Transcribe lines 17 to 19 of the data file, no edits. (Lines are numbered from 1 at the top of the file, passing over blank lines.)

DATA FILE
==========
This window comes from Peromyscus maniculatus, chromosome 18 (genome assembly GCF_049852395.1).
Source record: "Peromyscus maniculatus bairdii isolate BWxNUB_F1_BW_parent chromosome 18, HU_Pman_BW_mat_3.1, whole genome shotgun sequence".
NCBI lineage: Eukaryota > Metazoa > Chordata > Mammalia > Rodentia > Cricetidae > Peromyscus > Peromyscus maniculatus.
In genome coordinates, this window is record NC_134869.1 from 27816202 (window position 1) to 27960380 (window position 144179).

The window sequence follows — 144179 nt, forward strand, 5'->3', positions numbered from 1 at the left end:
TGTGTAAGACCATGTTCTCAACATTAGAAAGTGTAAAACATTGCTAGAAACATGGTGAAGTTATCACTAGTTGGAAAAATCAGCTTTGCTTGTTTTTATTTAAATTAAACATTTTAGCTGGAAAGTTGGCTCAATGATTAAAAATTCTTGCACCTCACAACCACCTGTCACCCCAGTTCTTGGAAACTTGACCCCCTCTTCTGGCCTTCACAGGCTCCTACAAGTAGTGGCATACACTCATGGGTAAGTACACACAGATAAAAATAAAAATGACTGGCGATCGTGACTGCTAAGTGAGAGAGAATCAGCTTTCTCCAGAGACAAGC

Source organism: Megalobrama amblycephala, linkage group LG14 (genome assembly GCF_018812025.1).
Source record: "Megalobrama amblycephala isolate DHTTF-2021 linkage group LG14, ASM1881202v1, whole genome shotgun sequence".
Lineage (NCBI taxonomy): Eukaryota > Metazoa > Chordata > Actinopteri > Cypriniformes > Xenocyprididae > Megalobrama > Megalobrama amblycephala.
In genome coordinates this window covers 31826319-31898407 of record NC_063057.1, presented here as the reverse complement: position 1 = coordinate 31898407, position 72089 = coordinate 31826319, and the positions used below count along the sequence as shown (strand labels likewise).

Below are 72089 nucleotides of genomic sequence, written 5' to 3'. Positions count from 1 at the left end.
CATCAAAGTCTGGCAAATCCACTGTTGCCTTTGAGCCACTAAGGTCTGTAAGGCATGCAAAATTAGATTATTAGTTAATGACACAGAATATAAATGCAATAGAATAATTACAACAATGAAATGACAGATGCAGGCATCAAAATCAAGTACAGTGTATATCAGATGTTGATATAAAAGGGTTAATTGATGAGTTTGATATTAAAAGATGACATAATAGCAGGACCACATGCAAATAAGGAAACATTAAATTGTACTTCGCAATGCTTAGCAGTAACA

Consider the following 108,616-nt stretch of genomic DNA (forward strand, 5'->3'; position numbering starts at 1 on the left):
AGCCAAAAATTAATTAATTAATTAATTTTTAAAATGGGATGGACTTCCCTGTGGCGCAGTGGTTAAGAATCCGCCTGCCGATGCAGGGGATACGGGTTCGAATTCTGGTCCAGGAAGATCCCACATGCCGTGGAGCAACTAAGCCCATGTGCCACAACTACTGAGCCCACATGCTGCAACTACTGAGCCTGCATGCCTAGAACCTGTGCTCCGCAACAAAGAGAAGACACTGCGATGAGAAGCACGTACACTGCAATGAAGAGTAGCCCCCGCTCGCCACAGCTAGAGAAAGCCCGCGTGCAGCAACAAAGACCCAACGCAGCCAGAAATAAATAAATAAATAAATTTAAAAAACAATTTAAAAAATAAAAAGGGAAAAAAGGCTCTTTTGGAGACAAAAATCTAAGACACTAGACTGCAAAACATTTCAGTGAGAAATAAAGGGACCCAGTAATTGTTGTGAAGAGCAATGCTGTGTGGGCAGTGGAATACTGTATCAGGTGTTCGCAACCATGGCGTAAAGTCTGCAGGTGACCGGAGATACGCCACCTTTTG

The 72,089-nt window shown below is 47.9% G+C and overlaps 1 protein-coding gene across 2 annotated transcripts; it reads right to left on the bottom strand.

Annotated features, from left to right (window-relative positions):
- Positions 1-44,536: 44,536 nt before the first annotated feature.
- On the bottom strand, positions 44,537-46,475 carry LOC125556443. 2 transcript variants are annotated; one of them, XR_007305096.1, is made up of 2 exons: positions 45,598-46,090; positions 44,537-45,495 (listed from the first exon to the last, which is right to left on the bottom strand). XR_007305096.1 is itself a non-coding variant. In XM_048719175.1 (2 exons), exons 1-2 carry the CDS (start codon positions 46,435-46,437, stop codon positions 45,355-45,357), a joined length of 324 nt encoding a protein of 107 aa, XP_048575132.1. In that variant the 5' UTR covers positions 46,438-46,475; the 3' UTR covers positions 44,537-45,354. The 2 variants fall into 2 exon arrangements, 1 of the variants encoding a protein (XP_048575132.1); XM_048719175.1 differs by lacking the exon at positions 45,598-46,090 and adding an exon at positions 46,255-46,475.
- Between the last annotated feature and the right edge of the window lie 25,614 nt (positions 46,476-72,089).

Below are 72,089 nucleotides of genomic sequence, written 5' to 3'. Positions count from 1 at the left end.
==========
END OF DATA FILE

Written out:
- Positions 1-44,536: 44,536 nt before the first annotated feature.
- On the bottom strand, positions 44,537-46,475 carry LOC125556443. 2 transcript variants are annotated; one of them, XR_007305096.1, is made up of 2 exons: positions 45,598-46,090; positions 44,537-45,495 (listed from the first exon to the last, which is right to left on the bottom strand). XR_007305096.1 is itself a non-coding variant. In XM_048719175.1 (2 exons), exons 1-2 carry the CDS (start codon positions 46,435-46,437, stop codon positions 45,355-45,357), a joined length of 324 nt encoding a protein of 107 aa, XP_048575132.1. In that variant the 5' UTR covers positions 46,438-46,475; the 3' UTR covers positions 44,537-45,354. The 2 variants fall into 2 exon arrangements, 1 of the variants encoding a protein (XP_048575132.1); XM_048719175.1 differs by lacking the exon at positions 45,598-46,090 and adding an exon at positions 46,255-46,475.
- Between the last annotated feature and the right edge of the window lie 25,614 nt (positions 46,476-72,089).